“Rome, we have a problem”

Daily Reading: Acts 27-28

A movie trailer gives us a taste of a film but by no means covers the depth of its entirety. When we read chunks of Scripture, it’s impossible to capture the fullness of its message in a short devotion. I hope that a short peek each day at a moment in each reading will tempt you to read the passage on your own and see what other plot twists you find!

Although Paul is the main character of the film, this trailer starts with a closeup of the Centurion.

A rugged soldier, captain of 100, standing on the deck of a ship at sea. He’s worried. A storm is brewing and as he looks to the man beside him, the man says, “You should have listened to me.” The man is not a sailor, he is a Jewish scholar and a prisoner, and he proceeds to instruct the Centurion how he can save everyone on board.

 “Unless these men stay with the ship, you cannot be saved.”

Scenes flash across the screen of the Centurion cutting ropes in the blowing rain, Paul praying to God, the ship running aground a sandbar, soldiers arming to kill prisoners before they can escape, and the Centurion stepping in to protect Paul.

Dry and ashore the island of Malta, we watch, from the Centurion’s vantage point as Paul is bitten by a poisonous snake with no ill effects and as the islanders come to him to be healed. Music swells and we know that this is a story of changing perspectives and growing faith, and ours is growing right along with this hardened soldier’s.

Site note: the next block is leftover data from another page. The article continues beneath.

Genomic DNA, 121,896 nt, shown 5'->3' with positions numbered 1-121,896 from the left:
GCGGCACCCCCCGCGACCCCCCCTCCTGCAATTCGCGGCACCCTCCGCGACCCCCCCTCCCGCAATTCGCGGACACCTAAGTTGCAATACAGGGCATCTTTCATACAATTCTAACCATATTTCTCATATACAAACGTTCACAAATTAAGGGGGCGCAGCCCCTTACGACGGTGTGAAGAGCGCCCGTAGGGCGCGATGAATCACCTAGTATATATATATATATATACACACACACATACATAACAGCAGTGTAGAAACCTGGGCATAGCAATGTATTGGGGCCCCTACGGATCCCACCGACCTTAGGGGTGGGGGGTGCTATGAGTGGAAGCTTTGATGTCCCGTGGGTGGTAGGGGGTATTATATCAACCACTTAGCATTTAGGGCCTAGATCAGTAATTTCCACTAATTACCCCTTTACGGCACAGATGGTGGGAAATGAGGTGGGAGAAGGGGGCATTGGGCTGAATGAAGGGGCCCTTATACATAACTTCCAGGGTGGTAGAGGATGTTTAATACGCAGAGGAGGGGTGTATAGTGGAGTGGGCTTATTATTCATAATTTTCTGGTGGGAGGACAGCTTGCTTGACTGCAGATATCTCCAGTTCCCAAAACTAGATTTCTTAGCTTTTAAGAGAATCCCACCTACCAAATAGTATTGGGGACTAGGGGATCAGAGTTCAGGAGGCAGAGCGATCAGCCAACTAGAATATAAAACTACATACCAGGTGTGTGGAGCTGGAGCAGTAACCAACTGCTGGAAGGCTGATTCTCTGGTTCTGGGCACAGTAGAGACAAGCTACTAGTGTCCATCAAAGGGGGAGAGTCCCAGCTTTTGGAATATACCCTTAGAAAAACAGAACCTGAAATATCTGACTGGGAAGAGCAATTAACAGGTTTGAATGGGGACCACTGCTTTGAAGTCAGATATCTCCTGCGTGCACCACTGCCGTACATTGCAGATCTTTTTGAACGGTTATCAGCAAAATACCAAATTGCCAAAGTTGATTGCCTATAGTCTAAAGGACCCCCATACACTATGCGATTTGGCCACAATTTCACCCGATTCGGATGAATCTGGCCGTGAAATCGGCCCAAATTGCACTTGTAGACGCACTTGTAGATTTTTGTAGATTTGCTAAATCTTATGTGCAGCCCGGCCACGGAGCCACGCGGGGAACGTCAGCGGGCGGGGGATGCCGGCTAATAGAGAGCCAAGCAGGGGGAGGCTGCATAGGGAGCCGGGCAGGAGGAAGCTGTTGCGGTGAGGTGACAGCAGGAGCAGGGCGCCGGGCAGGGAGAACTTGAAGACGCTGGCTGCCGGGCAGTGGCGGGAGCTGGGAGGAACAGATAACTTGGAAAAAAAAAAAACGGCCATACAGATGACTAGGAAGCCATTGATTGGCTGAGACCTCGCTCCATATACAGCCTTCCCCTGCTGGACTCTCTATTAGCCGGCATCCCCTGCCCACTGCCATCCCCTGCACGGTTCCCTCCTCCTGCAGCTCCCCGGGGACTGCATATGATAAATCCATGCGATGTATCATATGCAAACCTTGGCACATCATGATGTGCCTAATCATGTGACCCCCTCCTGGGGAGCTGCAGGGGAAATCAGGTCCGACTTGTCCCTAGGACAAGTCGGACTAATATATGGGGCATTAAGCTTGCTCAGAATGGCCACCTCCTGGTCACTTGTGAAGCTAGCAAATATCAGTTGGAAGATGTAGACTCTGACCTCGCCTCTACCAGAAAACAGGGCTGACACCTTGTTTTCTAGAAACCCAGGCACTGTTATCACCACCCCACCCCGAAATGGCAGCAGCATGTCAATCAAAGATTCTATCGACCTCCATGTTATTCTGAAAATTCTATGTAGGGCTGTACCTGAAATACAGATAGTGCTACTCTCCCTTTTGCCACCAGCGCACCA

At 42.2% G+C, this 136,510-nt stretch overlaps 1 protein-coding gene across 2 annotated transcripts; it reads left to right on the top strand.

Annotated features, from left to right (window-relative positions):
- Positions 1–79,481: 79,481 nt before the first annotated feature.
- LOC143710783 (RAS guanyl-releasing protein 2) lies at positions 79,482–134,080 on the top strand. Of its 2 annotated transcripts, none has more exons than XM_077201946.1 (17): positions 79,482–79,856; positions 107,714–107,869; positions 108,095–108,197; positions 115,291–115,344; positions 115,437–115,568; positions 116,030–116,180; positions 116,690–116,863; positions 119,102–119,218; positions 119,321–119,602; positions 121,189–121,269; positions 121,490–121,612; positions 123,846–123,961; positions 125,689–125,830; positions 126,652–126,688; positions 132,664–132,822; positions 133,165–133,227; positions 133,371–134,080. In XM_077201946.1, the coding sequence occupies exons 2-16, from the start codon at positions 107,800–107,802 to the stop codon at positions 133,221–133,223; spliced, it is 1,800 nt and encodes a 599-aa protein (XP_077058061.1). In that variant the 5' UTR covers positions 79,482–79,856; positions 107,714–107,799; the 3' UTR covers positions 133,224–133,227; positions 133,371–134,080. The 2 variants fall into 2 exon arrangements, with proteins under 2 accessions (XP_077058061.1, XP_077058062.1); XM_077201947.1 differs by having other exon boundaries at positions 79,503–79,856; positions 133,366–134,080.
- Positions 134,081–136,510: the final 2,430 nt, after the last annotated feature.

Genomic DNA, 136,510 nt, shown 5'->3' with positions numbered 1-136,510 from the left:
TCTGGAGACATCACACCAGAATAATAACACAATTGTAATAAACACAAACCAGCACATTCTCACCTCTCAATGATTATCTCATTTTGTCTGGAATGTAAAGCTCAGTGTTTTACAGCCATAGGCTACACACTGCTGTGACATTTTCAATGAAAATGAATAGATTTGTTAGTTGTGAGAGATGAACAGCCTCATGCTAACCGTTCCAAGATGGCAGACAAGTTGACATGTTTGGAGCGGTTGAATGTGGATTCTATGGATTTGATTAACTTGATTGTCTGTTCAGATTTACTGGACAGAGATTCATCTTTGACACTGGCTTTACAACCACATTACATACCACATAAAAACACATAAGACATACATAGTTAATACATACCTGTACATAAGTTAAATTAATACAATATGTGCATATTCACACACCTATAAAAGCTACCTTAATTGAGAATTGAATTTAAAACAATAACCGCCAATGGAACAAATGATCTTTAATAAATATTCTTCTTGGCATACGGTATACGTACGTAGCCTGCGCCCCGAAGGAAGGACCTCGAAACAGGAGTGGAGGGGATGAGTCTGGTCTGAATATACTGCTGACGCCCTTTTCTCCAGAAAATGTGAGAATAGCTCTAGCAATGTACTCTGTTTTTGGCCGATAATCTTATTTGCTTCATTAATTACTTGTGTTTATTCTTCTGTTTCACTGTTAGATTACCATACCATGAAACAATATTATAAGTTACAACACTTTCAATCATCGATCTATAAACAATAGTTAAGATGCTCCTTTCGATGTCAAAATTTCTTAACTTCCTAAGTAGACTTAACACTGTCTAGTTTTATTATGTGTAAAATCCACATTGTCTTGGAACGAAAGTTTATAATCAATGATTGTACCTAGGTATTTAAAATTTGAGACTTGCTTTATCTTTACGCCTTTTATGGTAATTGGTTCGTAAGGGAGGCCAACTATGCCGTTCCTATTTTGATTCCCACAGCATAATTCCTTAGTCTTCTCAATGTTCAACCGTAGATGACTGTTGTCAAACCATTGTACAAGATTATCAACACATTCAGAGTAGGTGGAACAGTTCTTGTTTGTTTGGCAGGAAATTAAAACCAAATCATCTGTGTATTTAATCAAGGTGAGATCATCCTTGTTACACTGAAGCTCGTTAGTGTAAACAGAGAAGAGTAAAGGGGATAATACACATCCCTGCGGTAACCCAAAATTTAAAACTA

Acts 28:16 says, When we got to Rome, Paul was allowed to live by himself, with a soldier to guard him.”  If I were writing this movie, I’d take some artistic license and that soldier would be the very same Centurion from the ship. It would make a great last shot, wouldn’t it?

Really, though, I wonder how this Centurion’s life was altered having made this trip with Paul. We’re told that his name was Julius, “When it was decided that we would sail for Italy, Paul and some other prisoners were handed over to a centurion named Julius,” but not much else. The things that Julius saw and experienced must have changed him. They must have.

Along those lines, think of the ‘Centurions’ in your life. Those who live life in your peripheral. They might not be main characters, but they are on the sidelines. How is their life being altered having had you in it? What can you do to be more intentional about being a positive influence, planting a seed, showing a glimpse of the Father so that their story might be changed? 

-Susan Landry

Today’s Bible passage can be read or listened to at BibleGateway here –Acts 27-28

Tomorrow we read 2 of Paul’s letters – Colossians and Philemon.

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